I get by with a little help from my friends 

I remembered hearing something about a friend of mine who was a realtor. She had helped a few friends find a place to live and none of them were home owners. I decided to send her an e-mail and she quickly responded. It took a few weeks for me to find properties I liked, but Crissy immediately responded to my request for help and lined up three properties to see in short order. Unfortunately, two of the places were hardly a good fit. One was a third floor walk-up; the other was two flights up. Imagining a future with a new baby in my arms and two not-so-great knees under me, I quickly ruled both out even though the price was perfect for the second place. The third place proved tricky to get into only in that the key was next to impossible to find. When I saw it, it seemed just about perfect. With a new kitchen, a washer and dryer, two bedrooms and two bathrooms, the price was a bit out of my price range, but I decided to make it work. 

Crissy helped me get my application into the realtor who had listed it. In a few days, he called to tell me that the owner of the place had reviewed three applications and mine was not selected. I was disappointed but not completely daunted. I decided to keep looking at the listings Crissy was sending me as well as hunting down my own. 

Mark, the erstwhile rental agent who seemed to quickly disappear after the first and only place he showed me fell through, called. He said his mother had passed away and he had taken off a few weeks to handle her affairs. I understood this, but really wished he had simply called before. My current lease is actually up on the first of February. I have the privilege of paying almost $200 a month more to stay here. I really need to find a way out. My last place came to me via a Google search that sort of lead me to it by surprise. 

Don’t get your hopes up unless you want them dashed 

The price was perfect. For less than $1200 a month, it included two bedrooms, one bath and a fireplace. The tile floors weren’t exactly baby-friendly, but I figured some great rugs could take care of that. I arranged an appointment with the owner who also turned out to be a realtor herself. I thought it almost divine providence when I learned her name was Dawn. I had already chose that name, albeit the Norse version, for my future daughter. 

We met at the property last week right before I had to report to work. The bathroom was tiny and I didn’t love the coin-operated washer and dryer, but I really liked the owner and the property had a lot of potential. The best part was its ground-level access. Not a single stair to navigate. The best part was its proximity to my job: less than three miles. With gas climbing towards four bucks a gallon here, this was especially welcome. I quickly completed my application, but I could tell from my conversation with Dawn that she was nervous about renting to me.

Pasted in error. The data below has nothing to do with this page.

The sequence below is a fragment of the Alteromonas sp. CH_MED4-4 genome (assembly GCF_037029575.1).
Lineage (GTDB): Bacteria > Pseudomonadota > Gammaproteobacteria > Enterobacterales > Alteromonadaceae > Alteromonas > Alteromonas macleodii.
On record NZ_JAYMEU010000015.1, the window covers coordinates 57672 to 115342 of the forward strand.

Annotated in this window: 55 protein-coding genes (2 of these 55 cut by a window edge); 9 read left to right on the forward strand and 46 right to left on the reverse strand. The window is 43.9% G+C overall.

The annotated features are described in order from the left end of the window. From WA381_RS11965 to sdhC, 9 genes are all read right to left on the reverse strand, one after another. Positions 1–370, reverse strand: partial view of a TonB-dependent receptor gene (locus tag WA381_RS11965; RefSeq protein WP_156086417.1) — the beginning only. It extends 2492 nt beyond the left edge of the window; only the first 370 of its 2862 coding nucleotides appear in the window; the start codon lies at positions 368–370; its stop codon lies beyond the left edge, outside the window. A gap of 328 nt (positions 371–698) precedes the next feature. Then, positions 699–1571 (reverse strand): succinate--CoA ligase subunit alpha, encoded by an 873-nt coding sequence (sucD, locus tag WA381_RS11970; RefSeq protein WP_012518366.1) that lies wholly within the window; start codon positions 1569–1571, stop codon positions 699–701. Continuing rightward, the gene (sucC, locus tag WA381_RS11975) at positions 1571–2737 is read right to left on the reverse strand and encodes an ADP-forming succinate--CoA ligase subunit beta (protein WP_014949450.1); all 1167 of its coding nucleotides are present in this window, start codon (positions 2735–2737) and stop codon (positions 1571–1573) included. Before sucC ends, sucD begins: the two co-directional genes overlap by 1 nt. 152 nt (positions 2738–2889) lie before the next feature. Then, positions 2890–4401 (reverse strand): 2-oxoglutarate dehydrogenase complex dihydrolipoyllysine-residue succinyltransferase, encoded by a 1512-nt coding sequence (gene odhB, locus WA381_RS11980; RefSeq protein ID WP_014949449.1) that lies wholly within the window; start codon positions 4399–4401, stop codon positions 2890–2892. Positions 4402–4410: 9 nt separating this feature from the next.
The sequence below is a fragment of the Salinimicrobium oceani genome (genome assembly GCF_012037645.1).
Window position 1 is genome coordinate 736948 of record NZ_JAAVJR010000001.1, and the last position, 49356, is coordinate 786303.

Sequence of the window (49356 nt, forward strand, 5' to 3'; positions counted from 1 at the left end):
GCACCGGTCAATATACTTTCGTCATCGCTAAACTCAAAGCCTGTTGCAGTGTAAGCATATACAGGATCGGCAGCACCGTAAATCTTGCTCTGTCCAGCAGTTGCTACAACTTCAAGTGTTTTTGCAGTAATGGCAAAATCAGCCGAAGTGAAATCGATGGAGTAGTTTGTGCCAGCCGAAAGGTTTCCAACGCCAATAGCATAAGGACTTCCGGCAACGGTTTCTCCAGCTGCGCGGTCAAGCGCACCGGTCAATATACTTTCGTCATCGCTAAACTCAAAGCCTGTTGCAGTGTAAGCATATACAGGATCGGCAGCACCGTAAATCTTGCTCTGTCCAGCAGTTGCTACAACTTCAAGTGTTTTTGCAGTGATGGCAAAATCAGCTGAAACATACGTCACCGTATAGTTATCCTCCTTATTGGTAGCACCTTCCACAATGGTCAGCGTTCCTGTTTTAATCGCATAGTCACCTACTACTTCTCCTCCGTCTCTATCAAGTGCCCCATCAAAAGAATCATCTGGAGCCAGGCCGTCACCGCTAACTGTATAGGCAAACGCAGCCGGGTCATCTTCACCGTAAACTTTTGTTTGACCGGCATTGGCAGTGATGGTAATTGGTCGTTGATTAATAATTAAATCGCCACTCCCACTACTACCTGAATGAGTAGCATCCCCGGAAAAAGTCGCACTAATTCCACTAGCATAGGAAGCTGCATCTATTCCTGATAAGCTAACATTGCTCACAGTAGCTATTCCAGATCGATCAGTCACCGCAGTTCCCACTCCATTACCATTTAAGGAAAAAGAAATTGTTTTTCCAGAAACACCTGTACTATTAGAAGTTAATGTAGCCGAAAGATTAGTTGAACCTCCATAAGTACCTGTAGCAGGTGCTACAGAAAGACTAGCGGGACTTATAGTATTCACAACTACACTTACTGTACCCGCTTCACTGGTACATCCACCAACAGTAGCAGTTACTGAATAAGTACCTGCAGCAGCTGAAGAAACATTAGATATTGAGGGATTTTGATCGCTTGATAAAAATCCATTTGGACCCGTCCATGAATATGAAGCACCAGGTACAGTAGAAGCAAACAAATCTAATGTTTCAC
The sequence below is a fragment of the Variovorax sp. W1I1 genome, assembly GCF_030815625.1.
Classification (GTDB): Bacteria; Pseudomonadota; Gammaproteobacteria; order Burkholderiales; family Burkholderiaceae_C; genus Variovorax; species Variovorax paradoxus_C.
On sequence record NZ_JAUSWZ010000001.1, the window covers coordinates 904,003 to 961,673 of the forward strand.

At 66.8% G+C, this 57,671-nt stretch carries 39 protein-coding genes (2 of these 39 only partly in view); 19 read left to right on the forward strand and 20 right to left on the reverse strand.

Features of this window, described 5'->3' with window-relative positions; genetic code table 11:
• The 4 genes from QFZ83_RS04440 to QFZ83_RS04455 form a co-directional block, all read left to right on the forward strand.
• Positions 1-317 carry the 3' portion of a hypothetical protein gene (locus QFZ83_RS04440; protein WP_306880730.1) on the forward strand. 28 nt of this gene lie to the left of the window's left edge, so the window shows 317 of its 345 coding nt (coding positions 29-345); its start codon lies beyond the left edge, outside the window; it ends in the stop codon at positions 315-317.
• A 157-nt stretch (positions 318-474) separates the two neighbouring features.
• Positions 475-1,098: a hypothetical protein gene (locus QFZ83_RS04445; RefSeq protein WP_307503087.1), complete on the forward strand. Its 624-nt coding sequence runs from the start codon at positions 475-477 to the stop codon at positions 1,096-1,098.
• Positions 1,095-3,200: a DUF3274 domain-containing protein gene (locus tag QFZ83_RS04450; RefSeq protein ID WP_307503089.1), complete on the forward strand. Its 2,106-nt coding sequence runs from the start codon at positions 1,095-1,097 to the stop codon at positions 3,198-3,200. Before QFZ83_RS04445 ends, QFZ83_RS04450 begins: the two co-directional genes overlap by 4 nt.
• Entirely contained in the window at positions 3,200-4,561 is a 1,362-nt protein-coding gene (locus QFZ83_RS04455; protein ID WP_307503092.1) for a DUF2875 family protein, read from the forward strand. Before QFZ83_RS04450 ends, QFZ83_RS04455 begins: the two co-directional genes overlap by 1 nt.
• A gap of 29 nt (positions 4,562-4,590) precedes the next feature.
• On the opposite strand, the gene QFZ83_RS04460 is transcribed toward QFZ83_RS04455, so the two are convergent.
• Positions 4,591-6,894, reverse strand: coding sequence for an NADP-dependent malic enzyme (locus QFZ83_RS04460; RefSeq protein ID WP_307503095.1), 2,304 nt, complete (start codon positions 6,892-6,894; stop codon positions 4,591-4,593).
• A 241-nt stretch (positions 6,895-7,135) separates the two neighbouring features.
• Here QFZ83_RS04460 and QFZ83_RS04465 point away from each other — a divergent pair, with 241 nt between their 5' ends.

I finally heard back from her today. She had yet to process my application and background check which included my credit. I have some credit issues I’m working to fix and was upfront about this. I also offered her a second month’s rent plus first and security deposit. She seemed okay with this a few days ago, but expressed her reservations once again about renting to me. She brought up everything from my having enough support for my big life change to my two cats (her ad never mentioned a no-pets policy). I missed her call by seconds. After playing her voice mail, I fell to pieces. 

After all I’ve survived in my life, this would seem to be a small setback, I suppose, but it’s not about me. I have this new person to think about who isn’t even here yet and yet I am freaking out that things won’t be ready. It might be different if I had a supportive partner, but the baby’s father, who has been as nice as he can, still acts as if this child is my problem to be dealt with alone, not his. He doesn’t spend any time caring where a crib might go or if our child will get the love and attention she (I do believe it’s a girl) deserves. It’s all I can think about these days. 

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Kat I am praying for nothing but good luck to you.
I'm so sorry, darling. Keep plugging away at it. I know your knees are bad, but sometimes you can find great places to live just by walking around a neighborhood. Look for "for rent" signs in front of homes and apartments. Coffeehouses, grocery stores and laundromats frequently have bulletin boards on which independent landlords can post notices about vacant apartments.

I'm sorry you had bad luck with Craigslist. I've actually had really good luck with them in the past, and would suggest trying again with a very specific housing wanted listing. Let me know if you need some help with that.

Incidentally, it is a violation of federal law to discriminate against pregnant women or women with children. You don't have to reveal your pregnancy, but even if you do, denying you housing because of it is against the law.
I can relate.I was a single mom too.Tough times but it will all work out and getting the lawsuit money will help!! One Day At A Time xoxo